Standards of Behavior

Every form of recreation has its code of conduct. In the modern square dance activity, there are varied forms of this code most with elements that date back several generations. This article seeks to bring together some of the most important, yet sometimes overlooked standards of behavior that we should ask of everyone who comes in the door.

Before the dance:

  • Please don’t drink alcohol or take any mind altering substance. Not only will you need a “clear head” but the happiness you experience while square dancing will alter your mood in a positive way much more than anything else.
  • Please dress cleanly and practice good personal hygiene. Square dancing is a team activity so your attention to “not offending” is appreciated. Also try to avoid strong perfumes or scents for the same reasons.

At the dance, squaring up:

  • Square up promptly. If you square up after the caller has started, please avoid disturbing the other squares with loud talk.
  • Square dancing should be an inclusive experience so if you must set-up squares with your friends, do it on the first and last tip only so the rest of the dance may include visitors, new dancers, etc.
  • Once you are in a square, please stay with that square until the end of the tip. Please join the nearest available squares rather than passing through or passing by a square in need of a couple.
  • Please welcome everyone to your square rather than “holding” a position. Turning a couple away from your square, regardless of the reason, shows bad manners and causes hurt feelings.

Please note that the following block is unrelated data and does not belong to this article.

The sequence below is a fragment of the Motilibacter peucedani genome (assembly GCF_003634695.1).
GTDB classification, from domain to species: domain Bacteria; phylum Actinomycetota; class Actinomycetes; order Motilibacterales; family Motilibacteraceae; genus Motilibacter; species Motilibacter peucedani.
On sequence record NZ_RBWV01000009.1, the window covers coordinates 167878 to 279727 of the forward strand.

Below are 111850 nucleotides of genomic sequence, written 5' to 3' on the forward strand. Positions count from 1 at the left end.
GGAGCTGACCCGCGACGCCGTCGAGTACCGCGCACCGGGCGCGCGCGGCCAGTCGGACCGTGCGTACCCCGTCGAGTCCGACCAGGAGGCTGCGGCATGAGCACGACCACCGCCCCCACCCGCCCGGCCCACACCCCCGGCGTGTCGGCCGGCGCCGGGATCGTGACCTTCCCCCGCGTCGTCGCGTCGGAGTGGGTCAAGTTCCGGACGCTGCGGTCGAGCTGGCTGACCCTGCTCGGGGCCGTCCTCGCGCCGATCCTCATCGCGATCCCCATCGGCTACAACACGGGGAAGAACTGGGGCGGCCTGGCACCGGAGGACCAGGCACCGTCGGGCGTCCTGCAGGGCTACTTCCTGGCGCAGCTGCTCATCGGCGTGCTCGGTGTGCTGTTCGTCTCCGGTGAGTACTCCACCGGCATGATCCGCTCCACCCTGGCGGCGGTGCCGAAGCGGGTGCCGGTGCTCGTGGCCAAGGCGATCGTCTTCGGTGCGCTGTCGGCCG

• If time permits, introduce yourself to others in the square. They are your “team mates” for the next tip so get to know them.

At the dance, while dancing:

  • Do your best to know your part of every square dance call. If you do not understand material ask for help on a break. Understand that expecting someone in the square to pull, push, or tell you where to go is not an acceptable form of square dancing. Make the effort to learn the call as your square depends on you.
  • There is no place of roughness in square dancing. Rough talk (cursing, scolding), yelling, pushing, pulling, squeezing onto hands are all inappropriate behavior. Sometimes the folks who exhibit this behavior don’t realize they are doing something wrong so a gentle conversation on how to avoid roughness may be all that is necessary.
  • When your square breaks down, remain calm and quietly, quickly move into a recoverable square formation. The easiest way to get back dancing is to create line of four facing lines of four where the man is on the left/woman on the right of every couple, wait for the caller to say something like “lines go up and back” then rejoin the action.

At the dance, as the tip ends:

  • Take a moment to thank everyone in your square at the end of the tip. They contributed to your enjoyment and your kind appreciation will lift others.

Remember, one of the primary reasons that groups break up is tolerating behavior that flies in the face of accepted standards. While we must keep in mind how we feel when someone is overly critical of us and avoid being overly critical of others, we must also validate a complaint brought to our attention. A conversation with the offending party is necessary and should be done as privately as possible and without undue criticism. If you are the offending party, it is important to control your temper, listen, and change your behavior to ensure a positive and fulfilling experience for everyone.